And there was a true need! Was she okay? Was she healthy? Was she hung over??? These are questions that only a visual check would completely answer. So though the video was choppy, the pictures were indeed worth a thousand words. (Especially when she was half-awake!)
We set it up on my wife’s home computer (because we didn’t want to introduce risk into my laptop). And sure enough, soon after installation my wife (Stacey) was being “hit on” by Skypers all over the world. Skype-spammers, skype-lurkers, and skype-seximos came out of the woodwork.
However, take heart! Stacey simply ignored all requests, except our daughter’s. And every night at six o’clock we got to see what our daughter looked like at 7:00am in Japan. It was cool!
So how do you mitigate those Skype risks? Probably the same way you mitigate risks inherent in e-mail and chat. I say probably because I haven’t had time to put too much thought into this, and I want to get this article out today, so that you all know I’m working on it.
But think about e-mail. How do we mitigate risks associated with e-mail? We have spam filters, anti-virus systems that scan incoming e-mails, content filters on outgoing e-mails (so people won’t send sensitive information outside the domain). We have policies about the use of e-mail, and our awareness training spends a lot of time on e-mail vulnerabilities and those policies (and just ignore the spam and don’t believe the scams). We tell people to “just delete it” on spam. We spend money executing phishing tests to make sure our employees get it on the warnings about spoofing. And we accept that there is a certain amount of risk we simply can’t mitigate. And we clean viruses off of workstations. And we deal with upset employees because their email didn’t go through to that Hotmail account.
How do we mitigate risk with chat rooms? Well, most of us prohibit them. But if we do allow them for certain purposes, we make sure that the clients are configured to send chat messages encrypted. Then we develop policies, spend time training, and ultimately we accept that there is a certain amount of risk we simply are not going to be able to mitigate.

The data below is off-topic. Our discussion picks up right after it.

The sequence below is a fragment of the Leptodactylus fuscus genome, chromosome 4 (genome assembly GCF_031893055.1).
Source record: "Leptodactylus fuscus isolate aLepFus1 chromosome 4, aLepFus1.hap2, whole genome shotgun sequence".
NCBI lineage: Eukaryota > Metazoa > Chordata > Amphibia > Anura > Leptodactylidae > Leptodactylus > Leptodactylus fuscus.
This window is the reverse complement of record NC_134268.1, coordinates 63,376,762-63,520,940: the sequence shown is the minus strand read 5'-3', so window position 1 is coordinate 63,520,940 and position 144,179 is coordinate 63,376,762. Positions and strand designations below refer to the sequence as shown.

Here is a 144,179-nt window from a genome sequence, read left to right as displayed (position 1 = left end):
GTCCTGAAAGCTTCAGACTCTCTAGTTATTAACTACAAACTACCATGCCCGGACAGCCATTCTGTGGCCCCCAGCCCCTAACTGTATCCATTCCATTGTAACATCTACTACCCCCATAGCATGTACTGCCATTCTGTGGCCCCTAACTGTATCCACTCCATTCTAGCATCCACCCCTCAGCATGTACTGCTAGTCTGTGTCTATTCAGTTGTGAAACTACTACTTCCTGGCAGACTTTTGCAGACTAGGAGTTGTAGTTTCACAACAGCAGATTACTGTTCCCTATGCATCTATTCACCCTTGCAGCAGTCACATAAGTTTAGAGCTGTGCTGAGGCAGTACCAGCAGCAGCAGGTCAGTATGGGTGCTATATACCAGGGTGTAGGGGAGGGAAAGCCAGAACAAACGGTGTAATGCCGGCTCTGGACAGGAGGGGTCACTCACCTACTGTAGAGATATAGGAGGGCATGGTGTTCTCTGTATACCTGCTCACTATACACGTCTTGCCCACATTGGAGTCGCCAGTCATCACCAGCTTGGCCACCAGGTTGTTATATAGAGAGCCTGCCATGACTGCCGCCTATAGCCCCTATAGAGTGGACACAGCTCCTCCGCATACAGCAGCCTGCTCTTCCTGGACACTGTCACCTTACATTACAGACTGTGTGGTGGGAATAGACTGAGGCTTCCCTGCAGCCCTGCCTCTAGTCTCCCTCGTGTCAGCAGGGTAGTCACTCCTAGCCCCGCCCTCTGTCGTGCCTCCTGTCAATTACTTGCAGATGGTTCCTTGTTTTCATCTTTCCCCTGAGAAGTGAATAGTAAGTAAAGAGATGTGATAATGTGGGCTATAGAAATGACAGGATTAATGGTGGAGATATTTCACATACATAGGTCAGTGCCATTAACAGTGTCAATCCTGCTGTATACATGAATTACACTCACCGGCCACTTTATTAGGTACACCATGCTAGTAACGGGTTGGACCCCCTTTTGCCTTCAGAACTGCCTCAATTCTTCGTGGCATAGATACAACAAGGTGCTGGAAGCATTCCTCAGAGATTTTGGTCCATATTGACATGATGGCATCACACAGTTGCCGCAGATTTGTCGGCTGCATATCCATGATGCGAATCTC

But with Skype, there are some other considerations. For one, Skype software generates continuous background traffic once users have signed in to the application. This traffic is easily confused with malicious patterns and thus interferes with some Intrusion Detection Systems, generating that many more “false positives” that may need to be investigated. Meanwhile, whenever a security investigation is necessary, the investigator will need to wade through the Skype noise.
So you do the math. Do you want to add all that risk-mitigation overhead to use Skype? Is the advantage of being able to see the person you’re talking to worth all the new policies, procedures, configurations, and headaches? Body language is a good part of our communication. So though I have knocked it, that’s just me. And again, when I used it we really DID need to see. So the real question is, do you want to see your co-workers on a snowy day?
And . . . . if your answer is yes, please contact me. I want to talk to you about a policy development engagement!
Dan Hadaway CRISC, CISA, CISM
Founder and President, Infotex
“Dan’s New Leaf” is a “fun blog to inspire thought in the area of IT Governance.”